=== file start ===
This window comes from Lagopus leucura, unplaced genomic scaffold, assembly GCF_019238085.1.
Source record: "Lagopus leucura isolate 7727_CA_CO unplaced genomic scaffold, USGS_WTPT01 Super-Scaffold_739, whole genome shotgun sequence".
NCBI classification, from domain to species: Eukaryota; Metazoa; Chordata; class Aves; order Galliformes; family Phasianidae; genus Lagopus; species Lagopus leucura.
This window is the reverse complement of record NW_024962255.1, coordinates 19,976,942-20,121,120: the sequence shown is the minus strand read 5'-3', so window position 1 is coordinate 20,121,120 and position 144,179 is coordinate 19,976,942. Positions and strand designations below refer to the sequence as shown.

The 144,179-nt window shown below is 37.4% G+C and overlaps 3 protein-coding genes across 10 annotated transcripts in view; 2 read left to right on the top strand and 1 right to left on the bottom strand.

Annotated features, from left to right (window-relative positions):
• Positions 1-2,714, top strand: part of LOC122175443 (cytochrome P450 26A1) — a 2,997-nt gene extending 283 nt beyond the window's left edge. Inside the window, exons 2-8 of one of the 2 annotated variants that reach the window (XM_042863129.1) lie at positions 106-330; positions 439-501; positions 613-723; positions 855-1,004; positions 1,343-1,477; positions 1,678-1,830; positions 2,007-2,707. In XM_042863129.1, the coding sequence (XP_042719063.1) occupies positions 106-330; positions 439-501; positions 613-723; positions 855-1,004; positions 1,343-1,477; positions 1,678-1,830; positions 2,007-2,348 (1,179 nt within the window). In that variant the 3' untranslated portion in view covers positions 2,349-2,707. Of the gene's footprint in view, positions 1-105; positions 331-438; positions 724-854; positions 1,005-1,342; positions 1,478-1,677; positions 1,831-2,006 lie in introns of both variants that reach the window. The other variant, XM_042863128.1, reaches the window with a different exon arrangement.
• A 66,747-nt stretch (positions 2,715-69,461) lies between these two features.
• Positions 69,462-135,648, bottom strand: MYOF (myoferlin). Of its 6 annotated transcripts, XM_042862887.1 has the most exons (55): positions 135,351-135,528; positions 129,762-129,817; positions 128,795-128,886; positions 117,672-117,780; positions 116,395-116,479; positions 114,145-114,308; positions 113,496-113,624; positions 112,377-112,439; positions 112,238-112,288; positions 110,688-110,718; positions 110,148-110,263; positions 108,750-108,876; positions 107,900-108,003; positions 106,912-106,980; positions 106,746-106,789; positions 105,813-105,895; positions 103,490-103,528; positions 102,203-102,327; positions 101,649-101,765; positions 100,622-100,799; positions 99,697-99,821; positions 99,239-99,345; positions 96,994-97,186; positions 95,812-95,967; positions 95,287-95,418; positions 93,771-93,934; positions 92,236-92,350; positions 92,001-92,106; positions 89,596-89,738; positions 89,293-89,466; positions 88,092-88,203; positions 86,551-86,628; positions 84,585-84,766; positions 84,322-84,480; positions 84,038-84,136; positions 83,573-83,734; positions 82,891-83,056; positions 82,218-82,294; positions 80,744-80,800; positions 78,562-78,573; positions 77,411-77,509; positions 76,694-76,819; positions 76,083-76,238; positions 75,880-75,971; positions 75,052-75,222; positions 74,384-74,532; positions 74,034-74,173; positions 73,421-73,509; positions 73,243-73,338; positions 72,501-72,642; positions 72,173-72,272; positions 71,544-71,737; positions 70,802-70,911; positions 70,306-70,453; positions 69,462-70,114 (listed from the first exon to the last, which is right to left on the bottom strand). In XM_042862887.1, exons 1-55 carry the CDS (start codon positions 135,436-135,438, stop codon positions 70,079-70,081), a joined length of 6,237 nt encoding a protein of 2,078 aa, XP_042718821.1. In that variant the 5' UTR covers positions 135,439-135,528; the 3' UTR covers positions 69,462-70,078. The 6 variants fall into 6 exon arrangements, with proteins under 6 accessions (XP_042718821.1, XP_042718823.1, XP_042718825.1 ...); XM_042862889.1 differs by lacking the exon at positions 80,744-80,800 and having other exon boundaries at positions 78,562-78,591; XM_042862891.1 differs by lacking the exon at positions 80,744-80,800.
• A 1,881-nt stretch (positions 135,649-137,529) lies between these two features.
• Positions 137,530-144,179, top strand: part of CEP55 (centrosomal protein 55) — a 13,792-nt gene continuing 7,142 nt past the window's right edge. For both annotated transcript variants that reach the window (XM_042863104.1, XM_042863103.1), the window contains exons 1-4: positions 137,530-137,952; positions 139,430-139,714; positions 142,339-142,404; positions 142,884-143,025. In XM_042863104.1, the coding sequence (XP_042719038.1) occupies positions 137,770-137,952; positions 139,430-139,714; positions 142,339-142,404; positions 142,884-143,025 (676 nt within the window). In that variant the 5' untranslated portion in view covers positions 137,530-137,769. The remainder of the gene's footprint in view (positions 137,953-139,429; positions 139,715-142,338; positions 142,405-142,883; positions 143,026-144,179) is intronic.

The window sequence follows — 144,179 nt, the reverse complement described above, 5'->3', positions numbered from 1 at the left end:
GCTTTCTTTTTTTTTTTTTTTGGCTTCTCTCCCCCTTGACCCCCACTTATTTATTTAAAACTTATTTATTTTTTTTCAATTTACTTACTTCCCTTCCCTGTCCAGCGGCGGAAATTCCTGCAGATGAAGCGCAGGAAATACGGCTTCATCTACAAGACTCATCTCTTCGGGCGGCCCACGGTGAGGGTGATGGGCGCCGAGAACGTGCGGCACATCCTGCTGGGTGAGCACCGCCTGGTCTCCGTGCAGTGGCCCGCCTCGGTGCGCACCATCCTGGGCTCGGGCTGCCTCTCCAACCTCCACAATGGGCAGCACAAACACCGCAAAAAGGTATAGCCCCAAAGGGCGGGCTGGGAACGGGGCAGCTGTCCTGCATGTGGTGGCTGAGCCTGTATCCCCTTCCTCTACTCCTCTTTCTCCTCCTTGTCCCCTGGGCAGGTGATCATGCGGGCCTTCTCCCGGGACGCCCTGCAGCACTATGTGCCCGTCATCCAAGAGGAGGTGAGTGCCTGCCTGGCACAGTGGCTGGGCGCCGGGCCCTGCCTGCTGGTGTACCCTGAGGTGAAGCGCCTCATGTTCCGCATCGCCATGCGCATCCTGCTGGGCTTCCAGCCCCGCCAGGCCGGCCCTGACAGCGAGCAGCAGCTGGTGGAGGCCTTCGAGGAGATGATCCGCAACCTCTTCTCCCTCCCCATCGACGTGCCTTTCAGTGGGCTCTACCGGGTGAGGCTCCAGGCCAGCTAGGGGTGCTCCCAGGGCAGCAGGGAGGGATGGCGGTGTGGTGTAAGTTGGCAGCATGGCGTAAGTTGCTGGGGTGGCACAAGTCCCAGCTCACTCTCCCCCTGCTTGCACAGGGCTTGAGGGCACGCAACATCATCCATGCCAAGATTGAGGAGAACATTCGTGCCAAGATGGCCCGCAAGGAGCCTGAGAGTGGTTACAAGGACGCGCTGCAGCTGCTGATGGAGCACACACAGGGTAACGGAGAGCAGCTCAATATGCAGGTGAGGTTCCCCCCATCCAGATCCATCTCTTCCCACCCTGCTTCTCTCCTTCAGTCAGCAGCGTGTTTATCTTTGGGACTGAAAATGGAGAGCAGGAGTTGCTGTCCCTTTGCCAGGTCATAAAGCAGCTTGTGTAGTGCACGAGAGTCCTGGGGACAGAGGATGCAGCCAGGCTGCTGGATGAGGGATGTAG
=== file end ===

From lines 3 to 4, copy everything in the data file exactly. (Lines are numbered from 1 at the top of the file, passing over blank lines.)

NCBI classification, from domain to species: Eukaryota; Metazoa; Chordata; class Aves; order Galliformes; family Phasianidae; genus Lagopus; species Lagopus leucura.
This window is the reverse complement of record NW_024962255.1, coordinates 19,976,942-20,121,120: the sequence shown is the minus strand read 5'-3', so window position 1 is coordinate 20,121,120 and position 144,179 is coordinate 19,976,942. Positions and strand designations below refer to the sequence as shown.